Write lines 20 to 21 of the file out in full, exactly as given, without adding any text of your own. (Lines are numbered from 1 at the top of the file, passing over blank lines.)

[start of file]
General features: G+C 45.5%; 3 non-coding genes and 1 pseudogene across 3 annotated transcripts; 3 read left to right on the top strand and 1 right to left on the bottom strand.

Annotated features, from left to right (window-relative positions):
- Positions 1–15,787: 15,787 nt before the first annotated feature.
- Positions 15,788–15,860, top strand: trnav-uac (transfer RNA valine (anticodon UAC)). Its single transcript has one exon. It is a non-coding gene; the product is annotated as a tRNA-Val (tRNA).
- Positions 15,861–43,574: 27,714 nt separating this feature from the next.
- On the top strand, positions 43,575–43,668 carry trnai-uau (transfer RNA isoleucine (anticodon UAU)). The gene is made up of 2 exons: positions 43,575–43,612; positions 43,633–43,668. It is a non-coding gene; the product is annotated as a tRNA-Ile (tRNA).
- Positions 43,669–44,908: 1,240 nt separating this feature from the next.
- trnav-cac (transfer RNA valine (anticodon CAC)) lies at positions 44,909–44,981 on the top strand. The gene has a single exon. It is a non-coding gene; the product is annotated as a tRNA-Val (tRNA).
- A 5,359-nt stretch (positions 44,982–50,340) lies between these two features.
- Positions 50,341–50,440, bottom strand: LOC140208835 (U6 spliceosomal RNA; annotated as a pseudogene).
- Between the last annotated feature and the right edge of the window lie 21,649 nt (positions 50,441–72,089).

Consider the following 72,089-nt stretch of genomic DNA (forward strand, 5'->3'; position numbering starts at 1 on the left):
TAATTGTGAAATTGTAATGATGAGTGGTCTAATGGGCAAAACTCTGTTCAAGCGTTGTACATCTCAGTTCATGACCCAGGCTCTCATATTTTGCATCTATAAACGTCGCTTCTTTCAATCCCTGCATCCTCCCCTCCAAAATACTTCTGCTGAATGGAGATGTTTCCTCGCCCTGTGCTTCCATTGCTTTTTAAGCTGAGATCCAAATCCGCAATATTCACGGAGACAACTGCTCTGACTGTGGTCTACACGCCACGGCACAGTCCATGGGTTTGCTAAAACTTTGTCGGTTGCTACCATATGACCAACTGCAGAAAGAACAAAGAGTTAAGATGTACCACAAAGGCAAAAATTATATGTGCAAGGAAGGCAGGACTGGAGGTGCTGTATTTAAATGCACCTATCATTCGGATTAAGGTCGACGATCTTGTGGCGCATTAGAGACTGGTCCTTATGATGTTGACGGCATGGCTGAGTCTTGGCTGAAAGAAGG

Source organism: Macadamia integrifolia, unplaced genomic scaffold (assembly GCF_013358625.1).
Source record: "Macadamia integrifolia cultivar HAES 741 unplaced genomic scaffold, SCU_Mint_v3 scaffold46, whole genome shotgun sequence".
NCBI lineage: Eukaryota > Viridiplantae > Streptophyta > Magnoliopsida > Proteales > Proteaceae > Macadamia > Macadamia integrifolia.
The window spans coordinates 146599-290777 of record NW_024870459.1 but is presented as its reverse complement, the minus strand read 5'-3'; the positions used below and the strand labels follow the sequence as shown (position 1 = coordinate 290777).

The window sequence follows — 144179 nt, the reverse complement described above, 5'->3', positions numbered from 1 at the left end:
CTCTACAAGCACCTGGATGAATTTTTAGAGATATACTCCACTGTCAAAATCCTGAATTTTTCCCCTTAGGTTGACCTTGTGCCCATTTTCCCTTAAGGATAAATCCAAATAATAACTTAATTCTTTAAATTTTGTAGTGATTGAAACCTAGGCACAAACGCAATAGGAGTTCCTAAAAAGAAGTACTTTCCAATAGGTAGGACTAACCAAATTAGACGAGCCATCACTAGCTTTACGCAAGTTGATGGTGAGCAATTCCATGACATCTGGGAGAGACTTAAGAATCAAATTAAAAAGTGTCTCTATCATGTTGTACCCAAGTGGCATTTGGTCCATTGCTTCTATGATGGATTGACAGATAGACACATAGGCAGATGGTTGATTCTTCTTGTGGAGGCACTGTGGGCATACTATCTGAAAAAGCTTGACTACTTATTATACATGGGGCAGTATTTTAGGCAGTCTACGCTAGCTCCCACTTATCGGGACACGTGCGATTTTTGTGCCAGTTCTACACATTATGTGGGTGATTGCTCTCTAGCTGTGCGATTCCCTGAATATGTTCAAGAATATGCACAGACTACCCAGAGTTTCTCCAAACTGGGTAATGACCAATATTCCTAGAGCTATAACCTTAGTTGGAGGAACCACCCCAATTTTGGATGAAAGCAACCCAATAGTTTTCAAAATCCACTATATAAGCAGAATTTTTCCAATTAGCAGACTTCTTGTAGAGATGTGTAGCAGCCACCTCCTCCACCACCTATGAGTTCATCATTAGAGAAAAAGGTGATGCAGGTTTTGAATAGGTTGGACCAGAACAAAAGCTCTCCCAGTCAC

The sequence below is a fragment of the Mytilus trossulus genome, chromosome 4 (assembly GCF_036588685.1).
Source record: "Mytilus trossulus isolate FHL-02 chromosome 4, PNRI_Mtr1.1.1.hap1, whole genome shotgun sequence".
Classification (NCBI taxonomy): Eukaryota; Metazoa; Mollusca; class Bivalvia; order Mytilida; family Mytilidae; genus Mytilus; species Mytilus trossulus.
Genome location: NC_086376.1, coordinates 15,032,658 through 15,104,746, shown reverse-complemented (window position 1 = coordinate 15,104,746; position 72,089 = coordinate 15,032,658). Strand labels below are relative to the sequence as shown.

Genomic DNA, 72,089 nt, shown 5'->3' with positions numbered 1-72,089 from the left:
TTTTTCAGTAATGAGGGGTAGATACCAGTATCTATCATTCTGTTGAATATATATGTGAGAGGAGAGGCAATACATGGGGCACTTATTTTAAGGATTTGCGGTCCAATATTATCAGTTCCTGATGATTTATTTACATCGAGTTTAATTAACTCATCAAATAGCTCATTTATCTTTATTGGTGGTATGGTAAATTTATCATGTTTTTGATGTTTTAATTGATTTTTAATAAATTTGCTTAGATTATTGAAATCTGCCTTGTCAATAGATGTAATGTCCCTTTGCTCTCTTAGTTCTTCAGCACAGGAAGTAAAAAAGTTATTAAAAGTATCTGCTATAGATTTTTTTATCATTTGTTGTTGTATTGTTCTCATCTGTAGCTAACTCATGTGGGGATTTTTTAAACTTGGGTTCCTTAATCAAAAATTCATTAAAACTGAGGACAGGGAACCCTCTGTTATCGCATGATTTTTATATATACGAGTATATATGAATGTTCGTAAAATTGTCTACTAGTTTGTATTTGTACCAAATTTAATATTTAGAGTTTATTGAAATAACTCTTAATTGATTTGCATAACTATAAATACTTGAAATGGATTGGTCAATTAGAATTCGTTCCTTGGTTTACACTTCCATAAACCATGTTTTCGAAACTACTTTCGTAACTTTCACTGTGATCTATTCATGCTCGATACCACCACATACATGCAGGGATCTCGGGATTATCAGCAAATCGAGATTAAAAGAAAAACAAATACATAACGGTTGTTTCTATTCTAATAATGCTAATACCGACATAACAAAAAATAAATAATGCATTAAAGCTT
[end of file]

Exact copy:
The sequence below is a fragment of the Mytilus trossulus genome, chromosome 4 (assembly GCF_036588685.1).
Source record: "Mytilus trossulus isolate FHL-02 chromosome 4, PNRI_Mtr1.1.1.hap1, whole genome shotgun sequence".